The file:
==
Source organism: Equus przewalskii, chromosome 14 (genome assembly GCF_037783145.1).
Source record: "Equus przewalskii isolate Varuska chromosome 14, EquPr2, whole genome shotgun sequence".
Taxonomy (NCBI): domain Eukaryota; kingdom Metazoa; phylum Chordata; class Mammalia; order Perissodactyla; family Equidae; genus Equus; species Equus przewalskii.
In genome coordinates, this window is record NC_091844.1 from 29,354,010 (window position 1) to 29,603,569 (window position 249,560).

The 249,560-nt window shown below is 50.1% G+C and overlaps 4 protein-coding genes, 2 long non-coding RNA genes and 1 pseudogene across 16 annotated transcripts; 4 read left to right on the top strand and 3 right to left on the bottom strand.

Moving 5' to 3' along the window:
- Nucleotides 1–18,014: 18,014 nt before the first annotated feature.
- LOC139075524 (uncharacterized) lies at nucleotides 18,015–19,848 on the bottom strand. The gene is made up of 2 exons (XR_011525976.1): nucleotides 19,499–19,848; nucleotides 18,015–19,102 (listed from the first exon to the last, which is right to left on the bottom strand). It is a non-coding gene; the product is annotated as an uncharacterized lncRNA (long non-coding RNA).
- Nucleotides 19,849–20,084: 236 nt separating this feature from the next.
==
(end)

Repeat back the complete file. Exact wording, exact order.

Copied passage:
Source organism: Equus przewalskii, chromosome 14 (genome assembly GCF_037783145.1).
Source record: "Equus przewalskii isolate Varuska chromosome 14, EquPr2, whole genome shotgun sequence".
Taxonomy (NCBI): domain Eukaryota; kingdom Metazoa; phylum Chordata; class Mammalia; order Perissodactyla; family Equidae; genus Equus; species Equus przewalskii.
In genome coordinates, this window is record NC_091844.1 from 29,354,010 (window position 1) to 29,603,569 (window position 249,560).

The 249,560-nt window shown below is 50.1% G+C and overlaps 4 protein-coding genes, 2 long non-coding RNA genes and 1 pseudogene across 16 annotated transcripts; 4 read left to right on the top strand and 3 right to left on the bottom strand.

Moving 5' to 3' along the window:
- Nucleotides 1–18,014: 18,014 nt before the first annotated feature.
- LOC139075524 (uncharacterized) lies at nucleotides 18,015–19,848 on the bottom strand. The gene is made up of 2 exons (XR_011525976.1): nucleotides 19,499–19,848; nucleotides 18,015–19,102 (listed from the first exon to the last, which is right to left on the bottom strand). It is a non-coding gene; the product is annotated as an uncharacterized lncRNA (long non-coding RNA).
- Nucleotides 19,849–20,084: 236 nt separating this feature from the next.